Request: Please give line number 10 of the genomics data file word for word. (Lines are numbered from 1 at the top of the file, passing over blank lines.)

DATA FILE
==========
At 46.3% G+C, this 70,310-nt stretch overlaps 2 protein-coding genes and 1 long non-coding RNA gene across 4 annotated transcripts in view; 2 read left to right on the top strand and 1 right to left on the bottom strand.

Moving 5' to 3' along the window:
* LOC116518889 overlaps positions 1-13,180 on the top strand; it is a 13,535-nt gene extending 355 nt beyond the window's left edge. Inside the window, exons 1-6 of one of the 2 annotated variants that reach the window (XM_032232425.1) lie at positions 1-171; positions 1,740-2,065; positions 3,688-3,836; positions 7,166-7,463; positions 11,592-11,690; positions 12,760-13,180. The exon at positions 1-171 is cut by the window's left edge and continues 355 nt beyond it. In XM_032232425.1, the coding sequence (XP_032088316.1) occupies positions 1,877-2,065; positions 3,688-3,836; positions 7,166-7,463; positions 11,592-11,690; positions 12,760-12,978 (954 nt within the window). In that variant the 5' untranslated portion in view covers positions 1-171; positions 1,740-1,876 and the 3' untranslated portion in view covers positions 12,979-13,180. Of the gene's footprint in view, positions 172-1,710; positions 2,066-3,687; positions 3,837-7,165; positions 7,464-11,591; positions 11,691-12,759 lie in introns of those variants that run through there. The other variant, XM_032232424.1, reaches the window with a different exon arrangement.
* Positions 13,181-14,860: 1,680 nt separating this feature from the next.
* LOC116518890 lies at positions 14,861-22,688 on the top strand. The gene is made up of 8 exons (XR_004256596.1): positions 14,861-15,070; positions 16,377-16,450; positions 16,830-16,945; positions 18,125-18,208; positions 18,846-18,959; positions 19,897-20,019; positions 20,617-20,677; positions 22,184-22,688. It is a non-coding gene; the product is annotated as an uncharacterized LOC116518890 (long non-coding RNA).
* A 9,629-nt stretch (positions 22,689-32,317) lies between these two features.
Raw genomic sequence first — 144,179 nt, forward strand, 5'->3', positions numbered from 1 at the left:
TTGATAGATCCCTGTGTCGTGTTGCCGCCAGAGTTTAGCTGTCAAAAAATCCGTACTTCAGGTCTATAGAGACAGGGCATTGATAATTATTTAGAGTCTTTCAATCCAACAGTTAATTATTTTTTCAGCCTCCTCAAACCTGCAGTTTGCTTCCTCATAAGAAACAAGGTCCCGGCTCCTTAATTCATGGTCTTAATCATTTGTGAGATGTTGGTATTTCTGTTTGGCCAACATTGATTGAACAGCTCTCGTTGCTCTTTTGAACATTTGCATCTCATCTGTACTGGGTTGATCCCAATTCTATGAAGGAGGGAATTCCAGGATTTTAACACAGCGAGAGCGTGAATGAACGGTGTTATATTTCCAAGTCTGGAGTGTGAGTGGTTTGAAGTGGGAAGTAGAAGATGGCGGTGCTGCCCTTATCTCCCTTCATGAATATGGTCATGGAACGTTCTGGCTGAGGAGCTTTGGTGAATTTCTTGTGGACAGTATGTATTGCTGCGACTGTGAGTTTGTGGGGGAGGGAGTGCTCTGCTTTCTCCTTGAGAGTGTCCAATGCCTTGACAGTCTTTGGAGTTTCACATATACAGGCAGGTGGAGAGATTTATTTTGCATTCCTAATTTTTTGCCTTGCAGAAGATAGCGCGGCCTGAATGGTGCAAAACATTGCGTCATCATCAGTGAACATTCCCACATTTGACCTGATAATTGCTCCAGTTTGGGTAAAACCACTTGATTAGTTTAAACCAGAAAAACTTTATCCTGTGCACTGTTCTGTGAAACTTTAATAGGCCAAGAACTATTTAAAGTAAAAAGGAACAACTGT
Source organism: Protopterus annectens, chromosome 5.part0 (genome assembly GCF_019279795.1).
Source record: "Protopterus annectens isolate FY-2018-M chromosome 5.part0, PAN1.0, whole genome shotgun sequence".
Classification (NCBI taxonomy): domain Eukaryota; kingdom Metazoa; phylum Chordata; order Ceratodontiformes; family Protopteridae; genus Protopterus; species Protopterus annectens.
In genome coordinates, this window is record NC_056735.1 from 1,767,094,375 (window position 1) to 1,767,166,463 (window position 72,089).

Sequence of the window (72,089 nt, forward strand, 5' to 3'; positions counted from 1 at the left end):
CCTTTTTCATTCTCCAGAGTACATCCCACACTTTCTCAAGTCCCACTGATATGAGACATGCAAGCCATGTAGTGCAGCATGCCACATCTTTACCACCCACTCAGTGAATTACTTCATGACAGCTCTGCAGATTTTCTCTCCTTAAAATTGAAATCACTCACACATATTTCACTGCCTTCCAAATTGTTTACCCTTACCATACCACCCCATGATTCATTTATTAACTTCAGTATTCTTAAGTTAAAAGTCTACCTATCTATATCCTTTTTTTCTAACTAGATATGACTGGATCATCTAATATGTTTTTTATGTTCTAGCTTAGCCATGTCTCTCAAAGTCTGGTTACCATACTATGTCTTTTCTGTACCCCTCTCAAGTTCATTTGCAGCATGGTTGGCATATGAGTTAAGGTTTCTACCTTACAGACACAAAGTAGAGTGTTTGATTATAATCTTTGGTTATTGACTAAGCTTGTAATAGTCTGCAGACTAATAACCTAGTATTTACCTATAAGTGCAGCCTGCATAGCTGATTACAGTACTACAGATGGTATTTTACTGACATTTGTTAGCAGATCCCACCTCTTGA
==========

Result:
Source record: "Protopterus annectens isolate FY-2018-M chromosome 5.part0, PAN1.0, whole genome shotgun sequence".